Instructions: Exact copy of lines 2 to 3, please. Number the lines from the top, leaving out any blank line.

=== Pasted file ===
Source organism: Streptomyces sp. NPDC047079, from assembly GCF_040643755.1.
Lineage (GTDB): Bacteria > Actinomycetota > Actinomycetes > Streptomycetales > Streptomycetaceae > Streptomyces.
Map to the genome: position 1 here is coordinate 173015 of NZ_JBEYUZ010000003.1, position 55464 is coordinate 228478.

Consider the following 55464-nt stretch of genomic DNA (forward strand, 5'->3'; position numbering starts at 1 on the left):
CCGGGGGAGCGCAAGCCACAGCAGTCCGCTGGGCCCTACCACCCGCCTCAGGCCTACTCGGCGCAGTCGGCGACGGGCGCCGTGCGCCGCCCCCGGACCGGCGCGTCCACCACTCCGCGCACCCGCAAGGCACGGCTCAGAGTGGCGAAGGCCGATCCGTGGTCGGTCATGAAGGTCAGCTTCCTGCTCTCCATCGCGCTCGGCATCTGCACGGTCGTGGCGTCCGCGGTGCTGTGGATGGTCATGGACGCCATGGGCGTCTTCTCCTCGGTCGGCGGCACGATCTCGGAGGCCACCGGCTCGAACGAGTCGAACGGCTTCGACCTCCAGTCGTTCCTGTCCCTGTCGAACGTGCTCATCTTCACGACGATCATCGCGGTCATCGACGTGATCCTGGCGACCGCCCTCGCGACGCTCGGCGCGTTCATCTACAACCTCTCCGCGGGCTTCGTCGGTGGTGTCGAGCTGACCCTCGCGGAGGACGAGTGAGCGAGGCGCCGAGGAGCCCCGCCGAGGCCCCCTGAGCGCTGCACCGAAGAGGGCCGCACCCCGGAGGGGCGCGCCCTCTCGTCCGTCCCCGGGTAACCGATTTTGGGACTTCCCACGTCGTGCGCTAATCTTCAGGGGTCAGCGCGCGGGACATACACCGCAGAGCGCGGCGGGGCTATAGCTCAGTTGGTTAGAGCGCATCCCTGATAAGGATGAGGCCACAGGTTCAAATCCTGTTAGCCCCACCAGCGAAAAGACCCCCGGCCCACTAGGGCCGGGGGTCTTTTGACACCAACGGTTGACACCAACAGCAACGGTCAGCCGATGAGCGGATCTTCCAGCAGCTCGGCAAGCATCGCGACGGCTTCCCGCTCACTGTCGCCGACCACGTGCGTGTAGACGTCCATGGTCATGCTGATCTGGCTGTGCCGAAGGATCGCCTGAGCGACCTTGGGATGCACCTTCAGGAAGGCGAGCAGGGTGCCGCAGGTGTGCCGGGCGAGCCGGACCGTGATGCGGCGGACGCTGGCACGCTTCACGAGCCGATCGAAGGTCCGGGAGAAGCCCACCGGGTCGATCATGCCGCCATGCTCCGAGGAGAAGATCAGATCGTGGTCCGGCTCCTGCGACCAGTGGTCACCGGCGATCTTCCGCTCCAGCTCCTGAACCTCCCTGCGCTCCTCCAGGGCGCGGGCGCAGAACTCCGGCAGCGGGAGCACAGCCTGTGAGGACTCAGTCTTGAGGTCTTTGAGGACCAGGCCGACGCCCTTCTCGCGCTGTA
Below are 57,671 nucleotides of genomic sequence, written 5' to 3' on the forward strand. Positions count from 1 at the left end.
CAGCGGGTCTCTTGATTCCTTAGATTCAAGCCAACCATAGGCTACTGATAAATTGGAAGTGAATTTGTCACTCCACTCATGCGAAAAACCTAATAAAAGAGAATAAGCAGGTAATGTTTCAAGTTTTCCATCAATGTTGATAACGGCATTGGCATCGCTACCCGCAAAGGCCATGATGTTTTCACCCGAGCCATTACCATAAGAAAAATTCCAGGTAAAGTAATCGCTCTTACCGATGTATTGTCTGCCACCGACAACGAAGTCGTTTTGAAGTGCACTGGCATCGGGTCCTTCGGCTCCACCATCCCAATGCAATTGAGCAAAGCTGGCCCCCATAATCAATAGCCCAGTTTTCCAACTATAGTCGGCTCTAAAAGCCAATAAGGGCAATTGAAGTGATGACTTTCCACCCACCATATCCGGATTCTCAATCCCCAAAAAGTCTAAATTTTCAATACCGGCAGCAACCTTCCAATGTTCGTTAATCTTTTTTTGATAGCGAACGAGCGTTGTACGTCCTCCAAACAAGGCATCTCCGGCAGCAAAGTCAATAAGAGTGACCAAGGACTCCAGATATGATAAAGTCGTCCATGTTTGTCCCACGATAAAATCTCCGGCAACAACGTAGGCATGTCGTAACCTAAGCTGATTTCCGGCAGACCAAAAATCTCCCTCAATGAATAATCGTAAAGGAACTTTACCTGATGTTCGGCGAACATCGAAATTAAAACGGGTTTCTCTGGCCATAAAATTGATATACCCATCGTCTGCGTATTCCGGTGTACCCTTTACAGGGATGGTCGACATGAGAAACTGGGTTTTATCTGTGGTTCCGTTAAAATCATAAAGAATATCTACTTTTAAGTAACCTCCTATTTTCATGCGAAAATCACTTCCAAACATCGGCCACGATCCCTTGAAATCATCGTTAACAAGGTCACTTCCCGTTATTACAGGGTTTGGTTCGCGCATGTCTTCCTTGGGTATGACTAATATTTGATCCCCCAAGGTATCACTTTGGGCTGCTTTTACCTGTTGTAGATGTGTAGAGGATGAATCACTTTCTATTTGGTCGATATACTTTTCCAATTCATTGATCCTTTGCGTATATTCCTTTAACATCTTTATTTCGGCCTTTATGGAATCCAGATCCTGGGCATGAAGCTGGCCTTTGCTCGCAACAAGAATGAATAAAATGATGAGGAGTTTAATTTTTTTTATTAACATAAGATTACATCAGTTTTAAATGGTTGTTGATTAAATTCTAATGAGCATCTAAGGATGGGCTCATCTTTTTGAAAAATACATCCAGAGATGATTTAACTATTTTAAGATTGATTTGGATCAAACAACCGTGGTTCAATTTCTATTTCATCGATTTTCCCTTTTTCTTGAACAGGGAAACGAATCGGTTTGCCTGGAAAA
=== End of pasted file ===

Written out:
Lineage (GTDB): Bacteria > Actinomycetota > Actinomycetes > Streptomycetales > Streptomycetaceae > Streptomyces.
Map to the genome: position 1 here is coordinate 173015 of NZ_JBEYUZ010000003.1, position 55464 is coordinate 228478.